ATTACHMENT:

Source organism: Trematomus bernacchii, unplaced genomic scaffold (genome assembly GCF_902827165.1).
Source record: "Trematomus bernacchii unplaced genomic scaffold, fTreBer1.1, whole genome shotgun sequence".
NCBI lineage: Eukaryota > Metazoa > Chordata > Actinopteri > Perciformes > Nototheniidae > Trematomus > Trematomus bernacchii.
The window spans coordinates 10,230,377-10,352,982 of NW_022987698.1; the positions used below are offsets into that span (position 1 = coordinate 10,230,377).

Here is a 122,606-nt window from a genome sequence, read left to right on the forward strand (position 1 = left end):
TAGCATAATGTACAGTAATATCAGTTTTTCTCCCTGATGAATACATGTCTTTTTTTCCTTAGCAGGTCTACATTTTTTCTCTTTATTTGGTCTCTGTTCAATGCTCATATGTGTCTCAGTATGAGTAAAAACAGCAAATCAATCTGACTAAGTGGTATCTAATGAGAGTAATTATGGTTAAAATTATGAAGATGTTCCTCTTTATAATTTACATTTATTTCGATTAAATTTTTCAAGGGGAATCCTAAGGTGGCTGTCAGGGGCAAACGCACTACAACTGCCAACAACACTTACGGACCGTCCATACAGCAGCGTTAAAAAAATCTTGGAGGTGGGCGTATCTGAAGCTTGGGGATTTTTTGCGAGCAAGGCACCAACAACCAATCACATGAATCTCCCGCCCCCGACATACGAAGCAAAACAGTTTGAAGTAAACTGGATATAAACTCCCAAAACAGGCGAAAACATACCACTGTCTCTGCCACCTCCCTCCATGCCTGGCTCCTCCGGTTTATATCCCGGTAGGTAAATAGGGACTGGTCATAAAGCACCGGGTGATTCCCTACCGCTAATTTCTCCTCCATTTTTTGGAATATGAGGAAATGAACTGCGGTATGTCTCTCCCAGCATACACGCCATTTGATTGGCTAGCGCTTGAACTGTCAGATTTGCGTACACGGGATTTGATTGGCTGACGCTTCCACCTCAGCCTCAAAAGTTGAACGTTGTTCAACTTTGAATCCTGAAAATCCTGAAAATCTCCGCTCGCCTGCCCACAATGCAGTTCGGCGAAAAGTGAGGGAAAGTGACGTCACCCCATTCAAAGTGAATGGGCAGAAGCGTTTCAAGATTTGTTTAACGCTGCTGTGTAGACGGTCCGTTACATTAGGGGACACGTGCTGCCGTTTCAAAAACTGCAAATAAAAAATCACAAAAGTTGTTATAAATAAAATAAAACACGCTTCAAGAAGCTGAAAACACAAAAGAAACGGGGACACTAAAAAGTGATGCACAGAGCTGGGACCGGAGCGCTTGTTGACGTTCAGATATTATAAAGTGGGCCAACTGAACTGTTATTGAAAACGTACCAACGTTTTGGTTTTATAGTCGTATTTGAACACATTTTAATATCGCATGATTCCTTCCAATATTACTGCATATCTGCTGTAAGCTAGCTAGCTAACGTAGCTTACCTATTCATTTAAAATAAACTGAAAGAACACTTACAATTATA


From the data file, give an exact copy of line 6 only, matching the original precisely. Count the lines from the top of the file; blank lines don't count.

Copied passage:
TAGCATAATGTACAGTAATATCAGTTTTTCTCCCTGATGAATACATGTCTTTTTTTCCTTAGCAGGTCTACATTTTTTCTCTTTATTTGGTCTCTGTTCAATGCTCATATGTGTCTCAGTATGAGTAAAAACAGCAAATCAATCTGACTAAGTGGTATCTAATGAGAGTAATTATGGTTAAAATTATGAAGATGTTCCTCTTTATAATTTACATTTATTTCGATTAAATTTTTCAAGGGGAATCCTAAGGTGGCTGTCAGGGGCAAACGCACTACAACTGCCAACAACACTTACGGACCGTCCATACAGCAGCGTTAAAAAAATCTTGGAGGTGGGCGTATCTGAAGCTTGGGGATTTTTTGCGAGCAAGGCACCAACAACCAATCACATGAATCTCCCGCCCCCGACATACGAAGCAAAACAGTTTGAAGTAAACTGGATATAAACTCCCAAAACAGGCGAAAACATACCACTGTCTCTGCCACCTCCCTCCATGCCTGGCTCCTCCGGTTTATATCCCGGTAGGTAAATAGGGACTGGTCATAAAGCACCGGGTGATTCCCTACCGCTAATTTCTCCTCCATTTTTTGGAATATGAGGAAATGAACTGCGGTATGTCTCTCCCAGCATACACGCCATTTGATTGGCTAGCGCTTGAACTGTCAGATTTGCGTACACGGGATTTGATTGGCTGACGCTTCCACCTCAGCCTCAAAAGTTGAACGTTGTTCAACTTTGAATCCTGAAAATCCTGAAAATCTCCGCTCGCCTGCCCACAATGCAGTTCGGCGAAAAGTGAGGGAAAGTGACGTCACCCCATTCAAAGTGAATGGGCAGAAGCGTTTCAAGATTTGTTTAACGCTGCTGTGTAGACGGTCCGTTACATTAGGGGACACGTGCTGCCGTTTCAAAAACTGCAAATAAAAAATCACAAAAGTTGTTATAAATAAAATAAAACACGCTTCAAGAAGCTGAAAACACAAAAGAAACGGGGACACTAAAAAGTGATGCACAGAGCTGGGACCGGAGCGCTTGTTGACGTTCAGATATTATAAAGTGGGCCAACTGAACTGTTATTGAAAACGTACCAACGTTTTGGTTTTATAGTCGTATTTGAACACATTTTAATATCGCATGATTCCTTCCAATATTACTGCATATCTGCTGTAAGCTAGCTAGCTAACGTAGCTTACCTATTCATTTAAAATAAACTGAAAGAACACTTACAATTATA